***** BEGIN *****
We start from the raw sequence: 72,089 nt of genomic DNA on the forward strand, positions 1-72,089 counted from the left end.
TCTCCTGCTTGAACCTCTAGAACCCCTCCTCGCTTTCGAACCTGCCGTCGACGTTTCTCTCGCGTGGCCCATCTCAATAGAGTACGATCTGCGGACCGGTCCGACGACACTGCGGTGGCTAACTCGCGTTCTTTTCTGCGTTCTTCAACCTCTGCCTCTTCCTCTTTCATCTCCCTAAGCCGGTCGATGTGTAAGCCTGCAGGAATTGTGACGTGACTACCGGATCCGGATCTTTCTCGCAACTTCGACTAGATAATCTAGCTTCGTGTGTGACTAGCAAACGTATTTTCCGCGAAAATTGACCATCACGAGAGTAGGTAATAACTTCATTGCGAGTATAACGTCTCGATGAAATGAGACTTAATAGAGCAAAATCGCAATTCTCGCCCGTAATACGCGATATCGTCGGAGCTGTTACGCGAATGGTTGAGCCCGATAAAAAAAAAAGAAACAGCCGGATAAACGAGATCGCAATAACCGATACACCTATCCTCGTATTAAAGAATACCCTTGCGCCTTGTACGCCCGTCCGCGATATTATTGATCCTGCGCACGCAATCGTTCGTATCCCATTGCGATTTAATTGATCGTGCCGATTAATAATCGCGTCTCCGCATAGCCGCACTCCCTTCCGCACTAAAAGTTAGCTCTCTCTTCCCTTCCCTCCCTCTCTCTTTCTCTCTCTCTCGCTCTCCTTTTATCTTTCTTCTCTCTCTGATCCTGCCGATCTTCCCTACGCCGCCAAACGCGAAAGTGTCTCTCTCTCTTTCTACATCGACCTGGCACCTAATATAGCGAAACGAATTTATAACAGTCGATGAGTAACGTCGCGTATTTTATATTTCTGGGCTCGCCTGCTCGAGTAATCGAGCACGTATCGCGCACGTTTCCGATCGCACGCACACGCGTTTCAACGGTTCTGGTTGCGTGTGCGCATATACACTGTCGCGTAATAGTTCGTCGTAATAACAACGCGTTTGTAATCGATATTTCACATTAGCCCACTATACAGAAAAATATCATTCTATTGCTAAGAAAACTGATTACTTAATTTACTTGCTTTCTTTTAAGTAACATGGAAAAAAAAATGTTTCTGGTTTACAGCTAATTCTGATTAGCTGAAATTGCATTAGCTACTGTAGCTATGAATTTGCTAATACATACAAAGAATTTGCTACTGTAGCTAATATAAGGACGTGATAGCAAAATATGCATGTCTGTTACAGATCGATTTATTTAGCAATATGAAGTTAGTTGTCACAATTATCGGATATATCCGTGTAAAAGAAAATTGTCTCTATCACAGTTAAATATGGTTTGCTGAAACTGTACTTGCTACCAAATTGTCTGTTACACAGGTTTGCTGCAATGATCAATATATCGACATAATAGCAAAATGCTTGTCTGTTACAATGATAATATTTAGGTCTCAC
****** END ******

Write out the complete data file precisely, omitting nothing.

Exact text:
We start from the raw sequence: 72,089 nt of genomic DNA on the forward strand, positions 1-72,089 counted from the left end.
TCTCCTGCTTGAACCTCTAGAACCCCTCCTCGCTTTCGAACCTGCCGTCGACGTTTCTCTCGCGTGGCCCATCTCAATAGAGTACGATCTGCGGACCGGTCCGACGACACTGCGGTGGCTAACTCGCGTTCTTTTCTGCGTTCTTCAACCTCTGCCTCTTCCTCTTTCATCTCCCTAAGCCGGTCGATGTGTAAGCCTGCAGGAATTGTGACGTGACTACCGGATCCGGATCTTTCTCGCAACTTCGACTAGATAATCTAGCTTCGTGTGTGACTAGCAAACGTATTTTCCGCGAAAATTGACCATCACGAGAGTAGGTAATAACTTCATTGCGAGTATAACGTCTCGATGAAATGAGACTTAATAGAGCAAAATCGCAATTCTCGCCCGTAATACGCGATATCGTCGGAGCTGTTACGCGAATGGTTGAGCCCGATAAAAAAAAAAGAAACAGCCGGATAAACGAGATCGCAATAACCGATACACCTATCCTCGTATTAAAGAATACCCTTGCGCCTTGTACGCCCGTCCGCGATATTATTGATCCTGCGCACGCAATCGTTCGTATCCCATTGCGATTTAATTGATCGTGCCGATTAATAATCGCGTCTCCGCATAGCCGCACTCCCTTCCGCACTAAAAGTTAGCTCTCTCTTCCCTTCCCTCCCTCTCTCTTTCTCTCTCTCTCGCTCTCCTTTTATCTTTCTTCTCTCTCTGATCCTGCCGATCTTCCCTACGCCGCCAAACGCGAAAGTGTCTCTCTCTCTTTCTACATCGACCTGGCACCTAATATAGCGAAACGAATTTATAACAGTCGATGAGTAACGTCGCGTATTTTATATTTCTGGGCTCGCCTGCTCGAGTAATCGAGCACGTATCGCGCACGTTTCCGATCGCACGCACACGCGTTTCAACGGTTCTGGTTGCGTGTGCGCATATACACTGTCGCGTAATAGTTCGTCGTAATAACAACGCGTTTGTAATCGATATTTCACATTAGCCCACTATACAGAAAAATATCATTCTATTGCTAAGAAAACTGATTACTTAATTTACTTGCTTTCTTTTAAGTAACATGGAAAAAAAAATGTTTCTGGTTTACAGCTAATTCTGATTAGCTGAAATTGCATTAGCTACTGTAGCTATGAATTTGCTAATACATACAAAGAATTTGCTACTGTAGCTAATATAAGGACGTGATAGCAAAATATGCATGTCTGTTACAGATCGATTTATTTAGCAATATGAAGTTAGTTGTCACAATTATCGGATATATCCGTGTAAAAGAAAATTGTCTCTATCACAGTTAAATATGGTTTGCTGAAACTGTACTTGCTACCAAATTGTCTGTTACACAGGTTTGCTGCAATGATCAATATATCGACATAATAGCAAAATGCTTGTCTGTTACAATGATAATATTTAGGTCTCAC